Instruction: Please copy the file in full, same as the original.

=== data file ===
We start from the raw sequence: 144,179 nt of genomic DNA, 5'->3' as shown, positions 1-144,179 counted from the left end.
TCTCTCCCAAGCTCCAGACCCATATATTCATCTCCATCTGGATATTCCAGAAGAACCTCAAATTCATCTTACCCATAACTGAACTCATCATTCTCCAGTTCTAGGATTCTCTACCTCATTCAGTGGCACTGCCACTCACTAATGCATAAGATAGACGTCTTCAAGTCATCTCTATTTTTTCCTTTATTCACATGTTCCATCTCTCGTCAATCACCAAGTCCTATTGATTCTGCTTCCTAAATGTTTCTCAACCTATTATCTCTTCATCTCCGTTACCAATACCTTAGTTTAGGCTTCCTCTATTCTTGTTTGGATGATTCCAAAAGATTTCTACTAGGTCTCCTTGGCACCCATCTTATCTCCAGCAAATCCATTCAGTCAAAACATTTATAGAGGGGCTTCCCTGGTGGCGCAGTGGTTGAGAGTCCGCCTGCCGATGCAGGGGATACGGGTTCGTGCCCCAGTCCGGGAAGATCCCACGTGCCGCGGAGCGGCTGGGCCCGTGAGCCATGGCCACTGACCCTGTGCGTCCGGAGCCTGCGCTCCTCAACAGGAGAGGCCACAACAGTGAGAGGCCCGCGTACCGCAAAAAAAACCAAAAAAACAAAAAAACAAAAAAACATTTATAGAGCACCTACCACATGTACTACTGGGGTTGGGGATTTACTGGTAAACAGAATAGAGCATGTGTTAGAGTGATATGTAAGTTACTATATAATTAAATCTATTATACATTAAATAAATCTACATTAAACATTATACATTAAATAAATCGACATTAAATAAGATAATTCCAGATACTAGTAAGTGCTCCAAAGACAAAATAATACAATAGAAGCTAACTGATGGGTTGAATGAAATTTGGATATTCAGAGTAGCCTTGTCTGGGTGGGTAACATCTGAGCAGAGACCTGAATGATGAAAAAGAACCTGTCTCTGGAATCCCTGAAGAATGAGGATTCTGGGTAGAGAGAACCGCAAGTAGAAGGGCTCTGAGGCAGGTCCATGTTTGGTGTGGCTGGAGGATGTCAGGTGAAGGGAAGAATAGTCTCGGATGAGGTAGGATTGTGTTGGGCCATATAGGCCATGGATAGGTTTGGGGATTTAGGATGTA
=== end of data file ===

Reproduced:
We start from the raw sequence: 144,179 nt of genomic DNA, 5'->3' as shown, positions 1-144,179 counted from the left end.
TCTCTCCCAAGCTCCAGACCCATATATTCATCTCCATCTGGATATTCCAGAAGAACCTCAAATTCATCTTACCCATAACTGAACTCATCATTCTCCAGTTCTAGGATTCTCTACCTCATTCAGTGGCACTGCCACTCACTAATGCATAAGATAGACGTCTTCAAGTCATCTCTATTTTTTCCTTTATTCACATGTTCCATCTCTCGTCAATCACCAAGTCCTATTGATTCTGCTTCCTAAATGTTTCTCAACCTATTATCTCTTCATCTCCGTTACCAATACCTTAGTTTAGGCTTCCTCTATTCTTGTTTGGATGATTCCAAAAGATTTCTACTAGGTCTCCTTGGCACCCATCTTATCTCCAGCAAATCCATTCAGTCAAAACATTTATAGAGGGGCTTCCCTGGTGGCGCAGTGGTTGAGAGTCCGCCTGCCGATGCAGGGGATACGGGTTCGTGCCCCAGTCCGGGAAGATCCCACGTGCCGCGGAGCGGCTGGGCCCGTGAGCCATGGCCACTGACCCTGTGCGTCCGGAGCCTGCGCTCCTCAACAGGAGAGGCCACAACAGTGAGAGGCCCGCGTACCGCAAAAAAAACCAAAAAAACAAAAAAACAAAAAAACATTTATAGAGCACCTACCACATGTACTACTGGGGTTGGGGATTTACTGGTAAACAGAATAGAGCATGTGTTAGAGTGATATGTAAGTTACTATATAATTAAATCTATTATACATTAAATAAATCTACATTAAACATTATACATTAAATAAATCGACATTAAATAAGATAATTCCAGATACTAGTAAGTGCTCCAAAGACAAAATAATACAATAGAAGCTAACTGATGGGTTGAATGAAATTTGGATATTCAGAGTAGCCTTGTCTGGGTGGGTAACATCTGAGCAGAGACCTGAATGATGAAAAAGAACCTGTCTCTGGAATCCCTGAAGAATGAGGATTCTGGGTAGAGAGAACCGCAAGTAGAAGGGCTCTGAGGCAGGTCCATGTTTGGTGTGGCTGGAGGATGTCAGGTGAAGGGAAGAATAGTCTCGGATGAGGTAGGATTGTGTTGGGCCATATAGGCCATGGATAGGTTTGGGGATTTAGGATGTA